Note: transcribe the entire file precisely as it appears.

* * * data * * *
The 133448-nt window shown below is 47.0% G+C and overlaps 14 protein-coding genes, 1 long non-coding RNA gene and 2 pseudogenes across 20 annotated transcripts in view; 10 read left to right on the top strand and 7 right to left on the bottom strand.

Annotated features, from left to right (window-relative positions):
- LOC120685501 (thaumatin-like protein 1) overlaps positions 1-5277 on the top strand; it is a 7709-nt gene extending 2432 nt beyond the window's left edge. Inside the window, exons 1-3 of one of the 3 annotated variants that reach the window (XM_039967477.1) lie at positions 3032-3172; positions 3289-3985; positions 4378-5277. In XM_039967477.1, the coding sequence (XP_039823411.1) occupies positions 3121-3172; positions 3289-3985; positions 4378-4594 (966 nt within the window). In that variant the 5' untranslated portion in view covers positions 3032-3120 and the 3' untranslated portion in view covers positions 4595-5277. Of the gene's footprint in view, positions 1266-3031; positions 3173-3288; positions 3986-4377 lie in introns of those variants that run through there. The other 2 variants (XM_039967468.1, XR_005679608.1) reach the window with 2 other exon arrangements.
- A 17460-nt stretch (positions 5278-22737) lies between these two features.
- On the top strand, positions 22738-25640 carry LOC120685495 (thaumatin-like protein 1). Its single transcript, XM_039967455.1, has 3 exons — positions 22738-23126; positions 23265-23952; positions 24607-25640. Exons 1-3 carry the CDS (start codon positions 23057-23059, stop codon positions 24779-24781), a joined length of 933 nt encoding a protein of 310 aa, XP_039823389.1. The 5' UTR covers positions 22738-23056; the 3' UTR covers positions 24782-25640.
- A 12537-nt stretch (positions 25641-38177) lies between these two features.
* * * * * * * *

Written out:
The 133448-nt window shown below is 47.0% G+C and overlaps 14 protein-coding genes, 1 long non-coding RNA gene and 2 pseudogenes across 20 annotated transcripts in view; 10 read left to right on the top strand and 7 right to left on the bottom strand.

Annotated features, from left to right (window-relative positions):
- LOC120685501 (thaumatin-like protein 1) overlaps positions 1-5277 on the top strand; it is a 7709-nt gene extending 2432 nt beyond the window's left edge. Inside the window, exons 1-3 of one of the 3 annotated variants that reach the window (XM_039967477.1) lie at positions 3032-3172; positions 3289-3985; positions 4378-5277. In XM_039967477.1, the coding sequence (XP_039823411.1) occupies positions 3121-3172; positions 3289-3985; positions 4378-4594 (966 nt within the window). In that variant the 5' untranslated portion in view covers positions 3032-3120 and the 3' untranslated portion in view covers positions 4595-5277. Of the gene's footprint in view, positions 1266-3031; positions 3173-3288; positions 3986-4377 lie in introns of those variants that run through there. The other 2 variants (XM_039967468.1, XR_005679608.1) reach the window with 2 other exon arrangements.
- A 17460-nt stretch (positions 5278-22737) lies between these two features.
- On the top strand, positions 22738-25640 carry LOC120685495 (thaumatin-like protein 1). Its single transcript, XM_039967455.1, has 3 exons — positions 22738-23126; positions 23265-23952; positions 24607-25640. Exons 1-3 carry the CDS (start codon positions 23057-23059, stop codon positions 24779-24781), a joined length of 933 nt encoding a protein of 310 aa, XP_039823389.1. The 5' UTR covers positions 22738-23056; the 3' UTR covers positions 24782-25640.
- A 12537-nt stretch (positions 25641-38177) lies between these two features.